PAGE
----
law reporting

Law reporting at the African Court on Human and People’s Rights: Aspirations and Challenges (Part II)

In this second of a two-part blog, legal scholar Yuzuki Nagakoshi reflects on recent training at the African Court on Human and Peoples' Rights.

Without formal law reports, the public and legal professionals would have limited access to the law. In common law jurisdictions, where decisions are binding, it is essential that they are made widely available. This would ensure consistency in case law and fairness of the judicial process, and it would also make sure that the public is not ambushed by secret or inconsistent laws.

Law reporting at the African Court on Human and People’s Rights: Aspirations and Challenges (Part I)

In this first of a two-part blog, legal scholar Yuzuki Nagakoshi reflects on recent training at the African Court on Human and Peoples' Rights. Offered jointly by the African Legal Information Institute, the Judicial Institute for Africa, based at the University of Cape Town, and by Kenya Law, the course was intended to provide a comprehensive theoretical and practical training in traditional and digital law reporting.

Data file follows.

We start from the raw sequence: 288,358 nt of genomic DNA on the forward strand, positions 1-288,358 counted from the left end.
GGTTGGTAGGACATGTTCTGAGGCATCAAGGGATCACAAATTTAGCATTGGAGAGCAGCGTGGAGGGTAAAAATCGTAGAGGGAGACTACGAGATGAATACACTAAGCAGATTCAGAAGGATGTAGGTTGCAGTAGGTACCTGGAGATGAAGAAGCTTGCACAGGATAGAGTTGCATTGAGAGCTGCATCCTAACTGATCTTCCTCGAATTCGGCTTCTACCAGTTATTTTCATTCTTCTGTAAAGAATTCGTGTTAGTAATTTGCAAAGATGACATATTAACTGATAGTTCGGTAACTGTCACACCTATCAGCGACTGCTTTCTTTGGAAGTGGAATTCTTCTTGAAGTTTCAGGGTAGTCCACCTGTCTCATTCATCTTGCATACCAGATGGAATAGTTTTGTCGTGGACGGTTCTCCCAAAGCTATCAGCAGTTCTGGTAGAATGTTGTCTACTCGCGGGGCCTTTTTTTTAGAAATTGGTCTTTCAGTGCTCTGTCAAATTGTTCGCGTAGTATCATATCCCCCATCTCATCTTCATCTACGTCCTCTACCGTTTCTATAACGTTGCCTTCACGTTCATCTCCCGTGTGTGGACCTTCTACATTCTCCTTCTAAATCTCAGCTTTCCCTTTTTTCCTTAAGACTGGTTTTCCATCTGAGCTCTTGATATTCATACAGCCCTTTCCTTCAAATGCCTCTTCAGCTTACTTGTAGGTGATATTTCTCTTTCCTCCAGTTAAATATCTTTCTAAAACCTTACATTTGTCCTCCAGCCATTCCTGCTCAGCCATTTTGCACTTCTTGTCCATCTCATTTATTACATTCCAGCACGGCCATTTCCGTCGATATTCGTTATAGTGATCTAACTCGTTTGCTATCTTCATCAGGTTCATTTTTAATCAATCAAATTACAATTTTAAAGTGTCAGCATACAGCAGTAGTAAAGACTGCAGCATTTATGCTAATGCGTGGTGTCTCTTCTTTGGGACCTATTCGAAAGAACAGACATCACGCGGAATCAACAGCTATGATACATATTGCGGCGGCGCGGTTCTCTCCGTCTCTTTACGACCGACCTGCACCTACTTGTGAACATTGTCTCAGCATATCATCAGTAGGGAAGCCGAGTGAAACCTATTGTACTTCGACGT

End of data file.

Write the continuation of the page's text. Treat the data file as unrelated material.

When we think about courts, our imagination often ends when the decision is delivered.

A less public but nevertheless important aspect of courts’ work is the subsequent reporting of decisions after they have been delivered. The resulting law reports are collections of decisions from a specific court or jurisdiction, edited and organised to facilitate the understanding and dissemination of its jurisprudence and to be the official record.

AfricanLII and Kenya Law

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